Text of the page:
It would therefore be unfair if an NGO were to benefit from the status even though it follows the same objectives as a political party, he said. “With regard to charities there is no control mechanisms, one does not know where donations come from and there are many tax privileges,” Eigenthaler pointed out.
He also warned against placing a system of tax privileges next to the rights of political parties because according to that logic, extremist or far-right associations would also enjoy tax exemptions.
A political agenda?
But German NGOs see this debate on charitable status as an attempt by the German government to put civil society movements under pressure.
“The necessary transformation in the energy, agricultural and transport sectors is a painful process and we are feeling the blows,” said Florian Schöne, policy director of the German alliance for nature conservation (Deutscher Naturschutzring), an umbrella organisation that comprises over 90 organisations that are concerned with nature, animal welfare and the environment.
Many of them say the political climate surrounding environmental activism has changed in recent years. And when charities are limited in their ability to act, this raises questions. “We are asked: what is the meaning of environmental protection beyond parliamentary democracy?”
Felix Kolb, managing director of Campact, a civic movement campaigning for progressive politics, believes time has come to revise Germany’s non-profit laws. He is concerned that his organisation will also have its charitable status removed because it organises political campaigns on various political themes.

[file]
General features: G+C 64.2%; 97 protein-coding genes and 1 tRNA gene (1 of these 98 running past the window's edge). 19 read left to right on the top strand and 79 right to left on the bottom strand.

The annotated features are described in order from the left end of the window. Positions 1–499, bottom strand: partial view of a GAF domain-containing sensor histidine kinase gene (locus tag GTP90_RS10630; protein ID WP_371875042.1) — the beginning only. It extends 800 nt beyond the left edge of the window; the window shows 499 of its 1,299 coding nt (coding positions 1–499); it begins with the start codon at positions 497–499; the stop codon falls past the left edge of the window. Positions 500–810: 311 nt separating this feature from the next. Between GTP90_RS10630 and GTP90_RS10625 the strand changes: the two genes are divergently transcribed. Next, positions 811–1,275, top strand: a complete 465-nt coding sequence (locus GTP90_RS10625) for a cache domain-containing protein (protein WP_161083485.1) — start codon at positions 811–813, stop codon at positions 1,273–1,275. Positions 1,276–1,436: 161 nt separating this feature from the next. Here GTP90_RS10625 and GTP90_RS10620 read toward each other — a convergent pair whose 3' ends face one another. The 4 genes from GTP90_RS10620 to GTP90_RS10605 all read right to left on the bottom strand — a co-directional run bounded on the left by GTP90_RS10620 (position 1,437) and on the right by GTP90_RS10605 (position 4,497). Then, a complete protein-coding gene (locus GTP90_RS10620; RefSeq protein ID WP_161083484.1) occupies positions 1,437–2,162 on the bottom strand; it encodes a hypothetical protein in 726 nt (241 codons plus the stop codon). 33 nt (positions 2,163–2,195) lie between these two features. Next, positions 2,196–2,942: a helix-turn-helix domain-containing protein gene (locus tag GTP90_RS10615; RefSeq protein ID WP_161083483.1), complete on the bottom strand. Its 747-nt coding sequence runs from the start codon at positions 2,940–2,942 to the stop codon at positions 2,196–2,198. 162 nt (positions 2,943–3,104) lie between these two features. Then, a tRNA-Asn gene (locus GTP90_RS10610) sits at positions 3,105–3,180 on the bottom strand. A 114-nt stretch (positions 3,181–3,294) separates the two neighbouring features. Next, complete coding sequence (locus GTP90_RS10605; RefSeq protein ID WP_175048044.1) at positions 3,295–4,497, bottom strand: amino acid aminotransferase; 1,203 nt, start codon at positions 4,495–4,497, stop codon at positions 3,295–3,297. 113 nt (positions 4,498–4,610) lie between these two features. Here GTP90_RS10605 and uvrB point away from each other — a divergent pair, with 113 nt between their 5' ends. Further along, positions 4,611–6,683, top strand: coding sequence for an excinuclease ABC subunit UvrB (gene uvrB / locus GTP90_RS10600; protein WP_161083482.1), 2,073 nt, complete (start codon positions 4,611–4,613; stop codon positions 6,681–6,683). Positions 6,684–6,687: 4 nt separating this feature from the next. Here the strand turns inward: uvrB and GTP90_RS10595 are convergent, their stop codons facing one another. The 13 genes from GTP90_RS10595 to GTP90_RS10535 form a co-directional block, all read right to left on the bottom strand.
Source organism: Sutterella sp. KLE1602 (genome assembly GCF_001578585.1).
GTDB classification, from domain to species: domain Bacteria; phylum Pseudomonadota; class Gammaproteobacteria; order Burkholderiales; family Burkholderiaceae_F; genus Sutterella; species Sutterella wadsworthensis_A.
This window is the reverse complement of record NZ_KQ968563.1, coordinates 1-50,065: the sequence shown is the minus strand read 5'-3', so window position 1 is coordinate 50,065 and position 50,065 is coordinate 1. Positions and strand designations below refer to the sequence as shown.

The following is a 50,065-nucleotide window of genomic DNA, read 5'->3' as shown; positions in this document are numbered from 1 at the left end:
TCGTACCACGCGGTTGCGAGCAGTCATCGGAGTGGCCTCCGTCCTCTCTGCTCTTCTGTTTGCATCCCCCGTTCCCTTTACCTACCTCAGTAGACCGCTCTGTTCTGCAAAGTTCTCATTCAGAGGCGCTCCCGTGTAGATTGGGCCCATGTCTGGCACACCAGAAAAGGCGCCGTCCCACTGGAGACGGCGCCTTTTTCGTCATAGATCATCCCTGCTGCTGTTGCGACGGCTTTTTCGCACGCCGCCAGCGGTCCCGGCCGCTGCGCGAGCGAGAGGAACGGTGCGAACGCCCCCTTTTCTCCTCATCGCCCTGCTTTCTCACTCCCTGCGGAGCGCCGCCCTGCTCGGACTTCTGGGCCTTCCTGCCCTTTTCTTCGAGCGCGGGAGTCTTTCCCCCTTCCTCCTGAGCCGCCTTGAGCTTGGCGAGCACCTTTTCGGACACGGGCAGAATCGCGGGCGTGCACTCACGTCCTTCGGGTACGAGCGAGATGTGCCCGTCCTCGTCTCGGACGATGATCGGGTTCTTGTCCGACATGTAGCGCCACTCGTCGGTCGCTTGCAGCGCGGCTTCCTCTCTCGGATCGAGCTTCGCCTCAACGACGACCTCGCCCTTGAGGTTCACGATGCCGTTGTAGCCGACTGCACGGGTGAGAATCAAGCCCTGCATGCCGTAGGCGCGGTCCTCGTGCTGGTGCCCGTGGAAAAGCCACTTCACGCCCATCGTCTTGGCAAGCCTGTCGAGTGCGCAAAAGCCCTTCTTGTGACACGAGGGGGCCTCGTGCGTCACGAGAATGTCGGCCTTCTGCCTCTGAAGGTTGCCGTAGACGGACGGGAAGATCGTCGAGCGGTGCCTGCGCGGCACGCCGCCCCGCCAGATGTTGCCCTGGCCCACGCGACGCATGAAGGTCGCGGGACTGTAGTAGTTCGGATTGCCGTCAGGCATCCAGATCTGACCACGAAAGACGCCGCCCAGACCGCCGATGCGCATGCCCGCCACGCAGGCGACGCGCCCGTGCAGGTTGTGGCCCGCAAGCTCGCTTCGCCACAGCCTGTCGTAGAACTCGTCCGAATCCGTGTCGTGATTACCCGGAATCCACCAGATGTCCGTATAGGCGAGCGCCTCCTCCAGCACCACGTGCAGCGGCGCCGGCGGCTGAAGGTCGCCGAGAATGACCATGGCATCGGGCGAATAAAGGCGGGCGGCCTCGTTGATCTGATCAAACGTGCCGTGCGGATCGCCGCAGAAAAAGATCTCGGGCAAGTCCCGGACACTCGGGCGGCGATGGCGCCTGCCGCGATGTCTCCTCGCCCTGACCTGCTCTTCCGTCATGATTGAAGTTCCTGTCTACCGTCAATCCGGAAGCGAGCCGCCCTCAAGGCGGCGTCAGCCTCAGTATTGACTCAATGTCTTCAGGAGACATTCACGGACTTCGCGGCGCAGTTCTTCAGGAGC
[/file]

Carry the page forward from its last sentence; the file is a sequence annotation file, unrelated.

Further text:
“According to the Federal Fiscal Court’s decision, foundations, associations and organisations cannot be forced to choose between educational work on political issues for citizens and tax privileges by having charitable status,” he said.
“Today, environmental issues have political priority”
Charities are supported in their plea by the financial policy spokesperson of the German Social Democratic Party (SPD), Lothar Binding.
Following the ATTAC ruling, Binding said “charitable organisations need to be able to be politically active”. Otherwise “they would be unable to effectively pursue their charitable mission”.
“The decision of the Federal Finance Court demonstrates that the tax code’s list of charitable purposes is too restrictive,” Binding said.
Daniela Trochowski, Finance Secretary at the state of Brandenburg, also sees it that way: German non-profit laws have not kept up with societal developments. Green NGOs were in a position to advocate for environmental protection in a non-political manner twenty years ago, said Trochowski, who is from the leftist Die Linke party.
“However, environmental protection is now an issue of such high political priority that associations are unable to take action if political issues are not at the heart of their activities,” she claimed.
According to Trochowski, politicians cannot demand greater engagement from civil society and at the same time limit their scope for maneuver.
[Edited by Frédéric Simon]